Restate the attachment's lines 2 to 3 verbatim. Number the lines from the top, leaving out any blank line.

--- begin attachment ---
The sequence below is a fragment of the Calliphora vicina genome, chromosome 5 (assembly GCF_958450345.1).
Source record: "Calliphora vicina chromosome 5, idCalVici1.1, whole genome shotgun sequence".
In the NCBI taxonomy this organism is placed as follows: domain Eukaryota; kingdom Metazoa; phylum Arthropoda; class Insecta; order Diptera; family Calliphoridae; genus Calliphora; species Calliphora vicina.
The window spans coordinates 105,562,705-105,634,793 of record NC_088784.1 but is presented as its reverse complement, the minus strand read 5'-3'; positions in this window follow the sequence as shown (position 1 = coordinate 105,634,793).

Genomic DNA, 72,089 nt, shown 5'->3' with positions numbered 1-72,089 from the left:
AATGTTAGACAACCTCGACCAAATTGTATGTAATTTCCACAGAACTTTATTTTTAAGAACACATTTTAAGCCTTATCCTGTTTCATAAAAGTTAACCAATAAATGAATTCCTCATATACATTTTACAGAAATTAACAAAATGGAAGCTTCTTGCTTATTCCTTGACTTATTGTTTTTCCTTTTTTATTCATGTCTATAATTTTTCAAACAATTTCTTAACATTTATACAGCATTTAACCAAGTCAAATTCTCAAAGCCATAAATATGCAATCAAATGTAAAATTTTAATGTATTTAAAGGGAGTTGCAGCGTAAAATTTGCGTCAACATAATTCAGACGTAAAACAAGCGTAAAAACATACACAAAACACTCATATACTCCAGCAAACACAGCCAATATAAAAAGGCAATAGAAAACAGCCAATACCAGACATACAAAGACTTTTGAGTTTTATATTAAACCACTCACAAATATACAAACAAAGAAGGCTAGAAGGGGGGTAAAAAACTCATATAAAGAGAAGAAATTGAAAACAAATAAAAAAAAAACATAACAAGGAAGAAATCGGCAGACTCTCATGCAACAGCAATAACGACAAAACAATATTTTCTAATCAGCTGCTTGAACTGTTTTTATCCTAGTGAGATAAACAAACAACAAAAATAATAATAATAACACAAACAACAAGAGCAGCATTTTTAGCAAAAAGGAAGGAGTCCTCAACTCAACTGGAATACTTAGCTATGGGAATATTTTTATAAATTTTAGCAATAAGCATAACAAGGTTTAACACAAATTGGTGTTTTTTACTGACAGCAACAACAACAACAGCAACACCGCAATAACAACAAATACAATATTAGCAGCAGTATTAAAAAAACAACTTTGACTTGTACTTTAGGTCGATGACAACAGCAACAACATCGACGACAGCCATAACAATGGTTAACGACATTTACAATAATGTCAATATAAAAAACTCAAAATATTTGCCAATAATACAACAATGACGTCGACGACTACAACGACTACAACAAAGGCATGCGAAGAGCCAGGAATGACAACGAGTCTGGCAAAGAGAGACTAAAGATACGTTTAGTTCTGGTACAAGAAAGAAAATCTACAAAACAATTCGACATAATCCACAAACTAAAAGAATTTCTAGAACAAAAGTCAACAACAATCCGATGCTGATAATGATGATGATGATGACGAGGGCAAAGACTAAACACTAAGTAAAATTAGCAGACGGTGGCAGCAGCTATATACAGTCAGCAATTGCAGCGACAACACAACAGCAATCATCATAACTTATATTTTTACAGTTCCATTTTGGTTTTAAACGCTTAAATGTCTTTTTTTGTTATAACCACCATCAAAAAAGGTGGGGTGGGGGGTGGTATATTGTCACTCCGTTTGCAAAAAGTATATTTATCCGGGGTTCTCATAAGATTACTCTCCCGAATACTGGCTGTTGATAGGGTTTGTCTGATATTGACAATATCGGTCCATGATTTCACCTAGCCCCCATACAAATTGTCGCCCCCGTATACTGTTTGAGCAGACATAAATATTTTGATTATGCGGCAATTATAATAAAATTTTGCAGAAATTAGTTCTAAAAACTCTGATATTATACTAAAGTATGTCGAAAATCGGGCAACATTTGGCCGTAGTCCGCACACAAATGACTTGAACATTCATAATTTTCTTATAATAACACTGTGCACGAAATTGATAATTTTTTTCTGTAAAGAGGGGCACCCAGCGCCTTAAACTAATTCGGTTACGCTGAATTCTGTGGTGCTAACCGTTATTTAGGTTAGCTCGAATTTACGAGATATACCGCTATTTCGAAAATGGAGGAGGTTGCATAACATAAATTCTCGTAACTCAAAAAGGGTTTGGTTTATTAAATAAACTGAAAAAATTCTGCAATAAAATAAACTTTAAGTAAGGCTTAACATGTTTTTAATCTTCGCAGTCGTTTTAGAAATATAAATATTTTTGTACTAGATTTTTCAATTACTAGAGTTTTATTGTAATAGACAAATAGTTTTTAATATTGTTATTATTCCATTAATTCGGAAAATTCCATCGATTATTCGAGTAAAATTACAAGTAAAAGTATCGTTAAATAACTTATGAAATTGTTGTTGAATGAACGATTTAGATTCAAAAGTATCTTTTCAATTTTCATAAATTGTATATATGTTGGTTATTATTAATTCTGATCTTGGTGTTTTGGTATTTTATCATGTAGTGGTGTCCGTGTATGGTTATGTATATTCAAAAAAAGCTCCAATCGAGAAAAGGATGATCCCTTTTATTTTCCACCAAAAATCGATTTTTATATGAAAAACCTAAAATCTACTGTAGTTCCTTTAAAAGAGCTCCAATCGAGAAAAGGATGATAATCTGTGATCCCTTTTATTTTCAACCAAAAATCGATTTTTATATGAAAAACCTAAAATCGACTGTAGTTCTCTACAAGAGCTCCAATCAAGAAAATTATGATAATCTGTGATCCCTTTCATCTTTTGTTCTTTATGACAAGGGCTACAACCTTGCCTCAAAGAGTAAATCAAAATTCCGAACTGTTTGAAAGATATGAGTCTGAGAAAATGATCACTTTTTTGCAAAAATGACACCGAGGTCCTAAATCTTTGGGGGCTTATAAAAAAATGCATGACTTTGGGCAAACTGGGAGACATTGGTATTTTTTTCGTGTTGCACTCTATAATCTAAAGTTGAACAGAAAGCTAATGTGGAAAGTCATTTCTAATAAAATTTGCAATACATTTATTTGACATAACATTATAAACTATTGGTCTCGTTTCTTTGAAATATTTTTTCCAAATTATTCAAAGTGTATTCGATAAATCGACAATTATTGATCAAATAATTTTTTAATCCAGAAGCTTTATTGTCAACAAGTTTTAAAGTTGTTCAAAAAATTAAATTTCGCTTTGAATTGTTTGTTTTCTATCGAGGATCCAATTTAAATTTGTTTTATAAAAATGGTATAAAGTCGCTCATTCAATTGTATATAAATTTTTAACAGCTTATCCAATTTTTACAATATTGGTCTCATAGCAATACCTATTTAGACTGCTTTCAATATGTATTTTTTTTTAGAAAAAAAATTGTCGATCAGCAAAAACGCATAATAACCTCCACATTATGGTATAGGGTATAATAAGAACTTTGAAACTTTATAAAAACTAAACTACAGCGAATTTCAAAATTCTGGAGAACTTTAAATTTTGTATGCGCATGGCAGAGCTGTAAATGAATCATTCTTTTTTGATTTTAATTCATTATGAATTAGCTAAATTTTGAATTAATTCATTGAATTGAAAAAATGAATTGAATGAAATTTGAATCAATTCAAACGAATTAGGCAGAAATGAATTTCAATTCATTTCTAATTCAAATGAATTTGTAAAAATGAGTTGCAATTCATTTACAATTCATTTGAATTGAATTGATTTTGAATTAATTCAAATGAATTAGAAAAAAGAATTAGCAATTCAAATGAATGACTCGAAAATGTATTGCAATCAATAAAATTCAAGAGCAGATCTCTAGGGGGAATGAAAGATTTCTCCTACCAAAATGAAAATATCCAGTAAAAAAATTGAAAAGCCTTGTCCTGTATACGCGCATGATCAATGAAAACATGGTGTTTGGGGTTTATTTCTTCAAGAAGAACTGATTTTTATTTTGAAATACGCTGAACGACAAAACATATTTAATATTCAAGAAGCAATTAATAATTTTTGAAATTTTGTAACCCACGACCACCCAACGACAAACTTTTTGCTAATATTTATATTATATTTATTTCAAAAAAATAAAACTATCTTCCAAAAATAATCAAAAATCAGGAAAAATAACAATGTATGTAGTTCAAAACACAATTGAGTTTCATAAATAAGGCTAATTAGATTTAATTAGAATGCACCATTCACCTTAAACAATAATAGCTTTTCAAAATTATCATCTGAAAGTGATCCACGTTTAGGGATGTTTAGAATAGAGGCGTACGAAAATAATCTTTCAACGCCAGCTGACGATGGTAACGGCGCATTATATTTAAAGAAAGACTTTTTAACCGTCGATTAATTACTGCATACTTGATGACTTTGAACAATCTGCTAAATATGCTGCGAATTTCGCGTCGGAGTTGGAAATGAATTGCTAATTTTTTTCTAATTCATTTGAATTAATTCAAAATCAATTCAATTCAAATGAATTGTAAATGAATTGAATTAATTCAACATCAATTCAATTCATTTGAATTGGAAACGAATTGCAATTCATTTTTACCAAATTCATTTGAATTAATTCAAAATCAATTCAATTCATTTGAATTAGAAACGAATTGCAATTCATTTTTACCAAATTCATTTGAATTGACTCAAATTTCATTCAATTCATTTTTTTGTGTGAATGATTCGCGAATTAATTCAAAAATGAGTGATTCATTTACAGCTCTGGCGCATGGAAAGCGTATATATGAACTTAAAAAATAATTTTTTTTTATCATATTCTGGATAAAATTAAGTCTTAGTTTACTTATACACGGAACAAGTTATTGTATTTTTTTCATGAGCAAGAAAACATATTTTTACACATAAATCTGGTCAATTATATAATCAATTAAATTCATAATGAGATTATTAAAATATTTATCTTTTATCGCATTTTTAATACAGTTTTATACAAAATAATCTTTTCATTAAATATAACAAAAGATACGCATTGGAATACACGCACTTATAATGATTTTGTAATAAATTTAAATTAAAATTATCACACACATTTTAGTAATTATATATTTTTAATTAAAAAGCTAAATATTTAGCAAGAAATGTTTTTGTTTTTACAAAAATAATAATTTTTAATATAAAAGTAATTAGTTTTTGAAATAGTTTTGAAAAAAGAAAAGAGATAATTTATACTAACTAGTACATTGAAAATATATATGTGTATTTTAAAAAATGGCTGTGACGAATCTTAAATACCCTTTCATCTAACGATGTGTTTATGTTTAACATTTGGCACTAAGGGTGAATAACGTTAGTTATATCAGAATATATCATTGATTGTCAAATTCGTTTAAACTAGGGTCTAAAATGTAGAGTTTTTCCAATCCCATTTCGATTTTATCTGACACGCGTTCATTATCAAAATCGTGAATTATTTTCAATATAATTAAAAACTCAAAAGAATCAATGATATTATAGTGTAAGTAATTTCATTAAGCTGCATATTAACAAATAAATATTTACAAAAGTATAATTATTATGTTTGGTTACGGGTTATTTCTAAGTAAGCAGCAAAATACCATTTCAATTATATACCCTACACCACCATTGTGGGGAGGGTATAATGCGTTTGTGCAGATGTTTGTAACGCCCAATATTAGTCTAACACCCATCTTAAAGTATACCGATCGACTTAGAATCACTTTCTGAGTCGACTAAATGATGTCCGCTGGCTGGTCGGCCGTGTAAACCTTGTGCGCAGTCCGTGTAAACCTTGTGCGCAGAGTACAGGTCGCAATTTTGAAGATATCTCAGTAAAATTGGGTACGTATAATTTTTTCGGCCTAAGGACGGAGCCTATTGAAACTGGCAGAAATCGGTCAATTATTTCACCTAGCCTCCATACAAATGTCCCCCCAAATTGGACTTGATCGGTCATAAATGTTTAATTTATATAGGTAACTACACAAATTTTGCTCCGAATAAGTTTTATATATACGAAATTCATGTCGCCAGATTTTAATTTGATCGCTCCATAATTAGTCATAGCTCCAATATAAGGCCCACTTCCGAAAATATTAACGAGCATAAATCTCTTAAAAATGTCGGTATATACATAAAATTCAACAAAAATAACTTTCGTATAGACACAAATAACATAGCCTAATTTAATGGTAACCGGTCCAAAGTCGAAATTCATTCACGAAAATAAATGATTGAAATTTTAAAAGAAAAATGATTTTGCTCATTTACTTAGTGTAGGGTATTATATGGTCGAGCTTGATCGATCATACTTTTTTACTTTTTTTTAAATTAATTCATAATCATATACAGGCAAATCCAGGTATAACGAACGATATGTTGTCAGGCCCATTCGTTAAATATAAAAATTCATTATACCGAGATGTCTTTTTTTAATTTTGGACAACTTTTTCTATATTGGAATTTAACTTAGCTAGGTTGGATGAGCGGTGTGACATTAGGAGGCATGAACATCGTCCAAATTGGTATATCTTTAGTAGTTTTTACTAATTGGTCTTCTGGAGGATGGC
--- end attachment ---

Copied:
Source record: "Calliphora vicina chromosome 5, idCalVici1.1, whole genome shotgun sequence".
In the NCBI taxonomy this organism is placed as follows: domain Eukaryota; kingdom Metazoa; phylum Arthropoda; class Insecta; order Diptera; family Calliphoridae; genus Calliphora; species Calliphora vicina.